“The Legend of White Woman Creek” sings of a woman whose life was a tragedy of loss and limitations. The experiences by many pioneer women are not often recognized by history. This is the story of Anna Morgan Faber, a Kansan pioneer, who went West, and found open prairies and narrow minds waiting for her. The play interestingly creates a legend around this woman, who is made remarkable by her experiences.
The play expresses her emotions in an honest and authentic manner through song. This method of telling the story through song seems to be the only method of telling the story that would do justice to it.
Anna moved to the west looking for opportunity or freedom like so many other women in her time, only to find, “the man makes the decisions.” Her trials and tribulations are extreme, from the excruciating household drudgery of living isolated with a man that hardly loves her to being kidnapped by Indians. Her story is hardly the average captivity tale though.
This show is mostly sung in folk/ southern rock style, with only short speaking interludes at the beginning and in between certain songs. However, this is far from a concert. There is a distinct narrative thread woven consistently into the songs. Rarely does the audience lose track of the story’s movement. Only in some of the more plaintive, introspective songs, some of the lyrics get lost in the emotion being expressed.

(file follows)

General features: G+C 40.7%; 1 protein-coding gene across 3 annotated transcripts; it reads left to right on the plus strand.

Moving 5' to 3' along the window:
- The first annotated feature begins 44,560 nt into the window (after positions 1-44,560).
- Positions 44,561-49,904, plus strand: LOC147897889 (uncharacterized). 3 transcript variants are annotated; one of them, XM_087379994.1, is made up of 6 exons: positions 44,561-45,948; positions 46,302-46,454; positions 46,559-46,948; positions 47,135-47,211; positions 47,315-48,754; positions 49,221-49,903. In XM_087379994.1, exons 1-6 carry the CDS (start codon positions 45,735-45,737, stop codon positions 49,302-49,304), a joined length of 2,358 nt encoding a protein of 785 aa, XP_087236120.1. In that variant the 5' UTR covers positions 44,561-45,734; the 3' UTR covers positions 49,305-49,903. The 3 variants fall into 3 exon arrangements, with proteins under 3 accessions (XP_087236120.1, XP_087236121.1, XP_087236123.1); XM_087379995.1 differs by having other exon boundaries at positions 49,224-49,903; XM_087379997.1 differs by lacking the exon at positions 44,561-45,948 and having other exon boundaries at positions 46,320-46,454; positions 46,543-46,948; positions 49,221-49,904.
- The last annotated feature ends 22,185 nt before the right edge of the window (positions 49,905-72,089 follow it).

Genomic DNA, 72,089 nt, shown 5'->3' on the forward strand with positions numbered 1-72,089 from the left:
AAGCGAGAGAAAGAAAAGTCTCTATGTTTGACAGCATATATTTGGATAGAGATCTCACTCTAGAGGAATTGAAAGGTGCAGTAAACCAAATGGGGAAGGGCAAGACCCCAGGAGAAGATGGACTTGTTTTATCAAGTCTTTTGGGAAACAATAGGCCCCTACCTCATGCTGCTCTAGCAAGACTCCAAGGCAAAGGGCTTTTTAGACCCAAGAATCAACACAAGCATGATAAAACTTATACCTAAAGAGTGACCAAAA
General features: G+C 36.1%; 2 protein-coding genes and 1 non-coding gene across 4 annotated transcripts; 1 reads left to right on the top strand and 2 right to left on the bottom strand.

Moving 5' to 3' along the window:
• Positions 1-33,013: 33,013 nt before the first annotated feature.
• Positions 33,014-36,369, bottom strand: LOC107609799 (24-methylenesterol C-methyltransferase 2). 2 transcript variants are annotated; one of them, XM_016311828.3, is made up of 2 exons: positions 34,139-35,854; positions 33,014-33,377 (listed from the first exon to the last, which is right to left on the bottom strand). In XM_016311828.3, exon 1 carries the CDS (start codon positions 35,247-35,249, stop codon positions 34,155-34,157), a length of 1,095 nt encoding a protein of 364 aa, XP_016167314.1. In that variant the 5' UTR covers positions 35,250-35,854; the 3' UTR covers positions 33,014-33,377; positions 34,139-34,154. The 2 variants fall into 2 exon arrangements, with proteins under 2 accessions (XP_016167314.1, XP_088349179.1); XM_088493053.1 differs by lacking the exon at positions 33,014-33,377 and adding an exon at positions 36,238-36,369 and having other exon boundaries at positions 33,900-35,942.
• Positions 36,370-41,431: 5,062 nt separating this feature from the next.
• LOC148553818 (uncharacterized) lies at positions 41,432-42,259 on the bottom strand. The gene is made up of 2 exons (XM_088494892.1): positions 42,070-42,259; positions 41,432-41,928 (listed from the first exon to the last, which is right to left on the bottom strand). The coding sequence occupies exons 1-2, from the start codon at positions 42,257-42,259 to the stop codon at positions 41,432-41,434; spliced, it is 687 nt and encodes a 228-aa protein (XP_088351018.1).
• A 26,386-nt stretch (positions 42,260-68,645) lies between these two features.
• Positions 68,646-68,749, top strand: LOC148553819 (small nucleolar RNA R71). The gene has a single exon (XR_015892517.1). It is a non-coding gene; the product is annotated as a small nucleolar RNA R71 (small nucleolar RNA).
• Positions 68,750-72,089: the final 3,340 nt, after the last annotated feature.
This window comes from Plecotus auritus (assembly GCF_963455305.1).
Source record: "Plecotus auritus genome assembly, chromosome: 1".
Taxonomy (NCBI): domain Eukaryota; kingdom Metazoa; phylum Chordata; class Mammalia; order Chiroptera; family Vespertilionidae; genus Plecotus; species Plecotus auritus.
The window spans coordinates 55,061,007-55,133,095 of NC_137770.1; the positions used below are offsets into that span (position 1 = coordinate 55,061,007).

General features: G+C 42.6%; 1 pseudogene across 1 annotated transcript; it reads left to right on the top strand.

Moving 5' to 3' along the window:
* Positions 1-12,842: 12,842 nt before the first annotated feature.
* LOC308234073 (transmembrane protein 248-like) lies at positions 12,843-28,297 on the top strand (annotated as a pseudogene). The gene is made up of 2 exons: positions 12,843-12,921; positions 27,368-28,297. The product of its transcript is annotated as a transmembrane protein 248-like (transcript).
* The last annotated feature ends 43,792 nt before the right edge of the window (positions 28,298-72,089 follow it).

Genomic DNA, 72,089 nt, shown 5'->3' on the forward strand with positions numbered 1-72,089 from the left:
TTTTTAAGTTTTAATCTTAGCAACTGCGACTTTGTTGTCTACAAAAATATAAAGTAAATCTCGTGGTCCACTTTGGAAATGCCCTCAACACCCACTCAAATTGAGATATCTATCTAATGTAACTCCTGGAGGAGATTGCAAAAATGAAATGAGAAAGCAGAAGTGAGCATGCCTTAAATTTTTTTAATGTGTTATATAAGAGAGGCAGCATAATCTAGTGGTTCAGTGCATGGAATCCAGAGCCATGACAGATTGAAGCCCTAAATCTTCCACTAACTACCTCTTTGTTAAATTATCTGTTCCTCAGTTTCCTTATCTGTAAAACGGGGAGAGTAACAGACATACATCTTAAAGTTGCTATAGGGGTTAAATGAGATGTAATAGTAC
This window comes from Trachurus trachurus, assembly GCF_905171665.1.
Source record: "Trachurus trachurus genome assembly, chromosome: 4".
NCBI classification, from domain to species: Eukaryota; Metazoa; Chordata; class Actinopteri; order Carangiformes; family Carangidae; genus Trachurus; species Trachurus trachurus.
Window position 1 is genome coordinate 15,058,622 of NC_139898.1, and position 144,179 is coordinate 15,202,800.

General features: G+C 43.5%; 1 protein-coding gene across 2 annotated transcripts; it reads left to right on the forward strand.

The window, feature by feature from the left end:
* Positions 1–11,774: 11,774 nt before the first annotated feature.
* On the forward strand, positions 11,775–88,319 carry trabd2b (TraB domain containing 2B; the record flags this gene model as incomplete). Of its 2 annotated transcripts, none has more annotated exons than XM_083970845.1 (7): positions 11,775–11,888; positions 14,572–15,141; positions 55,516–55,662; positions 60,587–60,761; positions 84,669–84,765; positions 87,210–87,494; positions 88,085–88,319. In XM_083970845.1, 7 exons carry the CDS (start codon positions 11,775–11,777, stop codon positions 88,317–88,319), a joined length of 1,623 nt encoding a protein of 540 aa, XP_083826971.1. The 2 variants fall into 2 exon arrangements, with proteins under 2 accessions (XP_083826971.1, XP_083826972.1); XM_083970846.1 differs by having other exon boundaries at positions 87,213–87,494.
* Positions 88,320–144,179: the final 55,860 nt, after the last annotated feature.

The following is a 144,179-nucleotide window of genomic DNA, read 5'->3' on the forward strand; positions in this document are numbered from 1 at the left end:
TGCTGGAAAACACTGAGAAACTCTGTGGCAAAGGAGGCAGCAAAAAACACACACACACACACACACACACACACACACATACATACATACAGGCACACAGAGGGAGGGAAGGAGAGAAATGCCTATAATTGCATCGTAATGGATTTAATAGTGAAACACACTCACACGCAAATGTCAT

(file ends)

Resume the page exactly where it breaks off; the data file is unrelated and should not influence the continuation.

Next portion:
The one woman show is held together by the remarkable presence and vocals of Katie Hartman, a member of the Coldharts, a Brooklyn based theatre group. Hartman, however hails from the Kansas City area and obviously is inspired by her Midwestern roots.
The opening song “Go West” shows a moment where women were called to action, being told it was their duty to settle the west and “redeem our broken union,” which is still sore from the long civil war. Later the refrain is repeated in another song with ironic and brutal weight. The music often repeats in a cyclical way returning to previous songs in way so subtle it feels fluid rather than repetitive.
The play is not afraid to commit to down home folk lyrics such as “We’ll plant apples, almonds, and apricots, and generosity,” juxtaposed with other more serious, dark takes on folk songs and gospel hymnals. The lyrics are insightful and simple. Certain lines stick with the audience and speak to a reality that is easily recognizable in modern day, though the character lived over 100 years ago.
“The Legend of White Woman Creek,” kept its set simple to great effect, its semicircle of votive candles beautifully framed the action while also creating dynamic lighting moments throughout the show. The clever framing device is an intellectual ghost chaser summoning the spirit of Anna Morgan Faber, the white woman of the title. This device compliments the story rather than overshadowing it.
This work is comprised of a series of haunting, soulful and powerful story songs, harkening back to an older tradition of songwriting, without dating itself. Harmon’s expressive voice is alternately powerfully straightforward and softly suggestive. The show is a unique and alternative experience that should be taken advantage of in its short run.
“The Legend of White Woman Creek” will play at the Fishtank theatre on Thursday July 25 at 7:30 and Saturday July 27 at 10:30. For more information, visit kcfringe.org
Image Credit: Mark Ryan at the 2012 Twin Cities Horror Festival